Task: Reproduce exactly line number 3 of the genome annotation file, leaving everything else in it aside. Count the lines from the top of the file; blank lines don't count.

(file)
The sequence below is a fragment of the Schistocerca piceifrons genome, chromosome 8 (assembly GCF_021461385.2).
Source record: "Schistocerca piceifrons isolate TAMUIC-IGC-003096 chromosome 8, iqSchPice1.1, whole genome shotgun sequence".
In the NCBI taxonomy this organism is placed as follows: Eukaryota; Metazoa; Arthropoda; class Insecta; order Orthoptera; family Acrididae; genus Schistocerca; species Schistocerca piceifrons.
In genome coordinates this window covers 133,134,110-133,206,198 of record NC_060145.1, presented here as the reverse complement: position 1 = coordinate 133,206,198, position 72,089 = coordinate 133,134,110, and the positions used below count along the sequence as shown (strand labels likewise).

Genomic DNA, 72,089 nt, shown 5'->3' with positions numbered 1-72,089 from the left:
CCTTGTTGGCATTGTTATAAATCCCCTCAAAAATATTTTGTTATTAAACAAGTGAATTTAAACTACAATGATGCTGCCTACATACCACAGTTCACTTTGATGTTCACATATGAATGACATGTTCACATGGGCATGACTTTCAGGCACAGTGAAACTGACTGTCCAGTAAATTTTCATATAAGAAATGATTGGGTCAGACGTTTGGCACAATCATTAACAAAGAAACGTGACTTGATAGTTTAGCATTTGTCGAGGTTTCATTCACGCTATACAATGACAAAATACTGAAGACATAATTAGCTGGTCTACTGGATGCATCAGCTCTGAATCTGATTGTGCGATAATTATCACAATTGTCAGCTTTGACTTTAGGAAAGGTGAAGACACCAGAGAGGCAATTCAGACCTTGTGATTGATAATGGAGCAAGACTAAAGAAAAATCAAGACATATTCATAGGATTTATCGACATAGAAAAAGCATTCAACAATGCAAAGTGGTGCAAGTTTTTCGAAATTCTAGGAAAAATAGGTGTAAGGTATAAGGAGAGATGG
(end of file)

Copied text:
In the NCBI taxonomy this organism is placed as follows: Eukaryota; Metazoa; Arthropoda; class Insecta; order Orthoptera; family Acrididae; genus Schistocerca; species Schistocerca piceifrons.